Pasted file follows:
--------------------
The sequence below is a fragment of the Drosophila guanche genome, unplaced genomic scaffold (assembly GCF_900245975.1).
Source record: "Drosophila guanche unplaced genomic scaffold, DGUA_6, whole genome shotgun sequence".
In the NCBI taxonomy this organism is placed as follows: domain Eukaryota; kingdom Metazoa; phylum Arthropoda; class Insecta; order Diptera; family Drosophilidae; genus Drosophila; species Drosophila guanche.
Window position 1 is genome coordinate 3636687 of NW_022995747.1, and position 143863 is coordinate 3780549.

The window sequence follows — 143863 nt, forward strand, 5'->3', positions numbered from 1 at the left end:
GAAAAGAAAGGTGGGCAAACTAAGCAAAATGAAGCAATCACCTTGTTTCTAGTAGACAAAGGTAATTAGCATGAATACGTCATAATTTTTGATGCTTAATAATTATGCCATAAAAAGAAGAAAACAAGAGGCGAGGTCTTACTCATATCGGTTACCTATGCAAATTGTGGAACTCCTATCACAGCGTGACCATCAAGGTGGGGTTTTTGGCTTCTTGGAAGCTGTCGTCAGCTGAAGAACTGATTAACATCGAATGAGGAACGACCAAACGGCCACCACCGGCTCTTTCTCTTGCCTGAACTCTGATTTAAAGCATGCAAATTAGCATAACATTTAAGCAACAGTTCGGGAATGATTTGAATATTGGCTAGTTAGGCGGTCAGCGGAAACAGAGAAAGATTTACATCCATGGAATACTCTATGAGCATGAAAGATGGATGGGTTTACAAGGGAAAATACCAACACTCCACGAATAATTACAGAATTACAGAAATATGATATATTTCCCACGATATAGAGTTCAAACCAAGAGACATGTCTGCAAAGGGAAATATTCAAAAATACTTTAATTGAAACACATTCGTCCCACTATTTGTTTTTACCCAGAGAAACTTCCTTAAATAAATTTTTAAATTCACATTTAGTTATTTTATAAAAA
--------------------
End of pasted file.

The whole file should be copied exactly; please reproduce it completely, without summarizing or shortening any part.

The sequence below is a fragment of the Drosophila guanche genome, unplaced genomic scaffold (assembly GCF_900245975.1).
Source record: "Drosophila guanche unplaced genomic scaffold, DGUA_6, whole genome shotgun sequence".
In the NCBI taxonomy this organism is placed as follows: domain Eukaryota; kingdom Metazoa; phylum Arthropoda; class Insecta; order Diptera; family Drosophilidae; genus Drosophila; species Drosophila guanche.
Window position 1 is genome coordinate 3636687 of NW_022995747.1, and position 143863 is coordinate 3780549.

The window sequence follows — 143863 nt, forward strand, 5'->3', positions numbered from 1 at the left end:
GAAAAGAAAGGTGGGCAAACTAAGCAAAATGAAGCAATCACCTTGTTTCTAGTAGACAAAGGTAATTAGCATGAATACGTCATAATTTTTGATGCTTAATAATTATGCCATAAAAAGAAGAAAACAAGAGGCGAGGTCTTACTCATATCGGTTACCTATGCAAATTGTGGAACTCCTATCACAGCGTGACCATCAAGGTGGGGTTTTTGGCTTCTTGGAAGCTGTCGTCAGCTGAAGAACTGATTAACATCGAATGAGGAACGACCAAACGGCCACCACCGGCTCTTTCTCTTGCCTGAACTCTGATTTAAAGCATGCAAATTAGCATAACATTTAAGCAACAGTTCGGGAATGATTTGAATATTGGCTAGTTAGGCGGTCAGCGGAAACAGAGAAAGATTTACATCCATGGAATACTCTATGAGCATGAAAGATGGATGGGTTTACAAGGGAAAATACCAACACTCCACGAATAATTACAGAATTACAGAAATATGATATATTTCCCACGATATAGAGTTCAAACCAAGAGACATGTCTGCAAAGGGAAATATTCAAAAATACTTTAATTGAAACACATTCGTCCCACTATTTGTTTTTACCCAGAGAAACTTCCTTAAATAAATTTTTAAATTCACATTTAGTTATTTTATAAAAA